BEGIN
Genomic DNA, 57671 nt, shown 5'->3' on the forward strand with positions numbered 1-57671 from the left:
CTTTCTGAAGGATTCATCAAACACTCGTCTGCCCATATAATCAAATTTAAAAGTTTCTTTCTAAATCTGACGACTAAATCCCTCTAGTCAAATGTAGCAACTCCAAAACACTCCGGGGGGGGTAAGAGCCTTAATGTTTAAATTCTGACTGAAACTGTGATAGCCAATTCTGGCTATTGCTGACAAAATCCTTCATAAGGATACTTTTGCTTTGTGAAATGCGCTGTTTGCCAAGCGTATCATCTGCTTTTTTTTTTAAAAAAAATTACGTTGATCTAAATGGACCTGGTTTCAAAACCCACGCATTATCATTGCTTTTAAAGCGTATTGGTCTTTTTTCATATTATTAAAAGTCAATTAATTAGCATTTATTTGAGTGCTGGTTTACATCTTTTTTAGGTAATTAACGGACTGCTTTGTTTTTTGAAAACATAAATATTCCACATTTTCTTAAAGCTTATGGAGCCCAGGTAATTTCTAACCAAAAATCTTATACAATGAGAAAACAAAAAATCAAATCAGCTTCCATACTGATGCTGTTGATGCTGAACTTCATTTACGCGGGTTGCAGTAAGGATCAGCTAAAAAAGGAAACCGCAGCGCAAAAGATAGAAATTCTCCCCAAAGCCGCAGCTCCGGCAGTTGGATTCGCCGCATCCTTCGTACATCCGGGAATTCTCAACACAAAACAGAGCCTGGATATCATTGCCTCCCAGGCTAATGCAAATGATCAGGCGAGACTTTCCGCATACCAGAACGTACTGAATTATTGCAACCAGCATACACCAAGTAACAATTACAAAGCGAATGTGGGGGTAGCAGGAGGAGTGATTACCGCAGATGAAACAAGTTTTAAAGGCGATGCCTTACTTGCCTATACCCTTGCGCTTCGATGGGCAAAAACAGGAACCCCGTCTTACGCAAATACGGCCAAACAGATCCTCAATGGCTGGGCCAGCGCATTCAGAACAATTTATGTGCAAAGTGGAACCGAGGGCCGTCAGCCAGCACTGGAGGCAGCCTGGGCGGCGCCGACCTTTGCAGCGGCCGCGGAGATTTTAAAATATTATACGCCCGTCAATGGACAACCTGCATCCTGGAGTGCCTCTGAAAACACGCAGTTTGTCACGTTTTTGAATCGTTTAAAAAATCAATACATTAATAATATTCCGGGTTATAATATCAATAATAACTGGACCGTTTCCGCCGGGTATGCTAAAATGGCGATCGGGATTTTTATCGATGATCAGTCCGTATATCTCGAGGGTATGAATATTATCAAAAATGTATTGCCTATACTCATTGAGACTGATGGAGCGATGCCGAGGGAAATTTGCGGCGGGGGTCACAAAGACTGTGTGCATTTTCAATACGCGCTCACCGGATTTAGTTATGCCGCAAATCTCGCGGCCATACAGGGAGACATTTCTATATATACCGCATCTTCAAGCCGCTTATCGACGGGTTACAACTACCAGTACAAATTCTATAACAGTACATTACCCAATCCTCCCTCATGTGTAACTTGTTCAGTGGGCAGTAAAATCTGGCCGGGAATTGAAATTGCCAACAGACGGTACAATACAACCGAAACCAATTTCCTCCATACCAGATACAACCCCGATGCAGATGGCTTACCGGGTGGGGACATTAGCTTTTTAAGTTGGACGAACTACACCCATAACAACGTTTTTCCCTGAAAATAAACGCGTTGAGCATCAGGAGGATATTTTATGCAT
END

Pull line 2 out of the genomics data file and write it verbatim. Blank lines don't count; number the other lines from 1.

CTTTCTGAAGGATTCATCAAACACTCGTCTGCCCATATAATCAAATTTAAAAGTTTCTTTCTAAATCTGACGACTAAATCCCTCTAGTCAAATGTAGCAACTCCAAAACACTCCGGGGGGGGTAAGAGCCTTAATGTTTAAATTCTGACTGAAACTGTGATAGCCAATTCTGGCTATTGCTGACAAAATCCTTCATAAGGATACTTTTGCTTTGTGAAATGCGCTGTTTGCCAAGCGTATCATCTGCTTTTTTTTTTAAAAAAAATTACGTTGATCTAAATGGACCTGGTTTCAAAACCCACGCATTATCATTGCTTTTAAAGCGTATTGGTCTTTTTTCATATTATTAAAAGTCAATTAATTAGCATTTATTTGAGTGCTGGTTTACATCTTTTTTAGGTAATTAACGGACTGCTTTGTTTTTTGAAAACATAAATATTCCACATTTTCTTAAAGCTTATGGAGCCCAGGTAATTTCTAACCAAAAATCTTATACAATGAGAAAACAAAAAATCAAATCAGCTTCCATACTGATGCTGTTGATGCTGAACTTCATTTACGCGGGTTGCAGTAAGGATCAGCTAAAAAAGGAAACCGCAGCGCAAAAGATAGAAATTCTCCCCAAAGCCGCAGCTCCGGCAGTTGGATTCGCCGCATCCTTCGTACATCCGGGAATTCTCAACACAAAACAGAGCCTGGATATCATTGCCTCCCAGGCTAATGCAAATGATCAGGCGAGACTTTCCGCATACCAGAACGTACTGAATTATTGCAACCAGCATACACCAAGTAACAATTACAAAGCGAATGTGGGGGTAGCAGGAGGAGTGATTACCGCAGATGAAACAAGTTTTAAAGGCGATGCCTTACTTGCCTATACCCTTGCGCTTCGATGGGCAAAAACAGGAACCCCGTCTTACGCAAATACGGCCAAACAGATCCTCAATGGCTGGGCCAGCGCATTCAGAACAATTTATGTGCAAAGTGGAACCGAGGGCCGTCAGCCAGCACTGGAGGCAGCCTGGGCGGCGCCGACCTTTGCAGCGGCCGCGGAGATTTTAAAATATTATACGCCCGTCAATGGACAACCTGCATCCTGGAGTGCCTCTGAAAACACGCAGTTTGTCACGTTTTTGAATCGTTTAAAAAATCAATACATTAATAATATTCCGGGTTATAATATCAATAATAACTGGACCGTTTCCGCCGGGTATGCTAAAATGGCGATCGGGATTTTTATCGATGATCAGTCCGTATATCTCGAGGGTATGAATATTATCAAAAATGTATTGCCTATACTCATTGAGACTGATGGAGCGATGCCGAGGGAAATTTGCGGCGGGGGTCACAAAGACTGTGTGCATTTTCAATACGCGCTCACCGGATTTAGTTATGCCGCAAATCTCGCGGCCATACAGGGAGACATTTCTATATATACCGCATCTTCAAGCCGCTTATCGACGGGTTACAACTACCAGTACAAATTCTATAACAGTACATTACCCAATCCTCCCTCATGTGTAACTTGTTCAGTGGGCAGTAAAATCTGGCCGGGAATTGAAATTGCCAACAGACGGTACAATACAACCGAAACCAATTTCCTCCATACCAGATACAACCCCGATGCAGATGGCTTACCGGGTGGGGACATTAGCTTTTTAAGTTGGACGAACTACACCCATAACAACGTTTTTCCCTGAAAATAAACGCGTTGAGCATCAGGAGGATATTTTATGCAT